Seeking Common Ground and Common Practices: Let’s Promote Dialogue, Not Discord in the Discussions Around Teaching Reading Dr. Sam Bommarito
This is a repost of a blog on the topic of common ground. The centrist view that I have been promoting holds that there is no one size fits all solution. In the coming weeks, PL Thomas will have two important documents forthcoming on the issue of whether claims to the contrary have validity. This coming week, on Sept 13, a NEPC policy brief about the Science of Reading will be released. That brief will contain a detailed analysis of the key issues around the science of reading. In addition, Paul also has a white paper in the works on the topic of grade retention. The release date is TBA. Taken together, these documents will provide major pushback to some of the claims of some of the proponents of Science of Reading.
As we consider the important points made by these upcoming papers, we should also be aware that there are very real problems in teaching literacy. My centrist view holds that no one side has all the answers, but all sides do have something to contribute. The key entry of this repost of my blog is this quote:
“…the centrist message I am giving is appealing to many folks. They are tired of the bullying and the fighting. They are tired of zealots from any side who demonize ‘the other side(s).’ They want to seek out common ground and common practices. Good things can come of SOR/BL….”
My dissertation, written in 2004 LINK, found that the two sides in the reading wars at that time had more common practices than those on which they disagreed. Instead of treating this current situation as a my side/your side/winner take all situation, let’s have the calmer voices from all sides listen to what each is saying. Let’s see what ideas/practices we all might have in common. The blog I wrote about this idea now follows.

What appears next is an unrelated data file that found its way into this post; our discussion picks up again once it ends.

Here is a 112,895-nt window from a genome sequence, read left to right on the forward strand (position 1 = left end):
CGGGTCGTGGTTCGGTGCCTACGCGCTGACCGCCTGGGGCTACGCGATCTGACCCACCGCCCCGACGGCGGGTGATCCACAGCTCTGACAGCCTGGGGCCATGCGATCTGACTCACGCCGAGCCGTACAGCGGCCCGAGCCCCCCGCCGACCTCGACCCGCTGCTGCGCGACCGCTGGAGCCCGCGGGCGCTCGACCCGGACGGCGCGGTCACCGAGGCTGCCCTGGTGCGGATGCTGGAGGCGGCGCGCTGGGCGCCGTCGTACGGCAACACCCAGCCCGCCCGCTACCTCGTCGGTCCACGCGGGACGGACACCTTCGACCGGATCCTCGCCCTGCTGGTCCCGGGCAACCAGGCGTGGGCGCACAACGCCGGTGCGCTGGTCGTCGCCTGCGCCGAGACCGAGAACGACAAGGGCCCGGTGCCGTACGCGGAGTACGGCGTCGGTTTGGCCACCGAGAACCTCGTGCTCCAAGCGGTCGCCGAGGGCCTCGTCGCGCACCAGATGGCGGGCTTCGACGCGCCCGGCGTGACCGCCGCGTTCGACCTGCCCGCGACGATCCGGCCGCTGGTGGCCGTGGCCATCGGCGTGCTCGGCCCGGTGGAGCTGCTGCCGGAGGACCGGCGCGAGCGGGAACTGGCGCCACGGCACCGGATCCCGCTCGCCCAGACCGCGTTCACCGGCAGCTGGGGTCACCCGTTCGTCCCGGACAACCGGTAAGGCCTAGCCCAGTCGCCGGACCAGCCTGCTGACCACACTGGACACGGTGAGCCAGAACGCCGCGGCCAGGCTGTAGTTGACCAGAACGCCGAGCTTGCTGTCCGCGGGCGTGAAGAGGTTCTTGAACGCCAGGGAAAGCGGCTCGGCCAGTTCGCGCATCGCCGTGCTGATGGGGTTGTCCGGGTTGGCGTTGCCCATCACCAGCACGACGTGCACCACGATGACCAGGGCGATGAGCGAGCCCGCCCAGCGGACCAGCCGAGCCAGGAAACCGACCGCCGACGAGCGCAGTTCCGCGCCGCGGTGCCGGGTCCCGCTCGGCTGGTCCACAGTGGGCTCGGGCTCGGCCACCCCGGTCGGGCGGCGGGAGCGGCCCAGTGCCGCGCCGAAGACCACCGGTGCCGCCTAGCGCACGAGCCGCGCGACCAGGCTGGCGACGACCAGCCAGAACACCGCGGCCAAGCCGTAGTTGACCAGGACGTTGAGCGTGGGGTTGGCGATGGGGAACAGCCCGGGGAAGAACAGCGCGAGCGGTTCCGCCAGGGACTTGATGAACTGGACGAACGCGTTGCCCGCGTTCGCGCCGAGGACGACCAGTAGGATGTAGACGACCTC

I have friends on both sides (all sides) of the reading debate who post regularly on social media. Lately, they report that they avoid terms like “balanced reading” or “science of reading”. That is because using them can result in bullying and what some call the “uncivilized discourse” that often characterizes discussions around such literacy issues. This week I had an “aha moment” around that problem. It came when I was writing a response to a SOR proponent I talked to on one of the larger Facebook groups for reading teachers. This person reported having a bad experience using balanced literacy and the various practices surrounding it. They were convinced BL didn’t work. When I pointed out that various issues of Reading Research Quarterly reported more than 25 years of research demonstrating the efficacy of using context (a kingpin for BL/MSV) LINK, they retorted that the International Reading Association had “skin in the game”. That was a red flag for me. I will now share what I said in response to that remark. I will then talk about the implications of what I said. Here is a verbatim screen capture of my remarks.
The heart of my message was this:
“…the centrist message I am giving is appealing to a lot of folks. They are tired of the bullying and the fighting. They are tired of zealots from any side who demonize ‘the other side(s).’ They want to seek out common ground and common practices. Good things can come of SOR/BL….”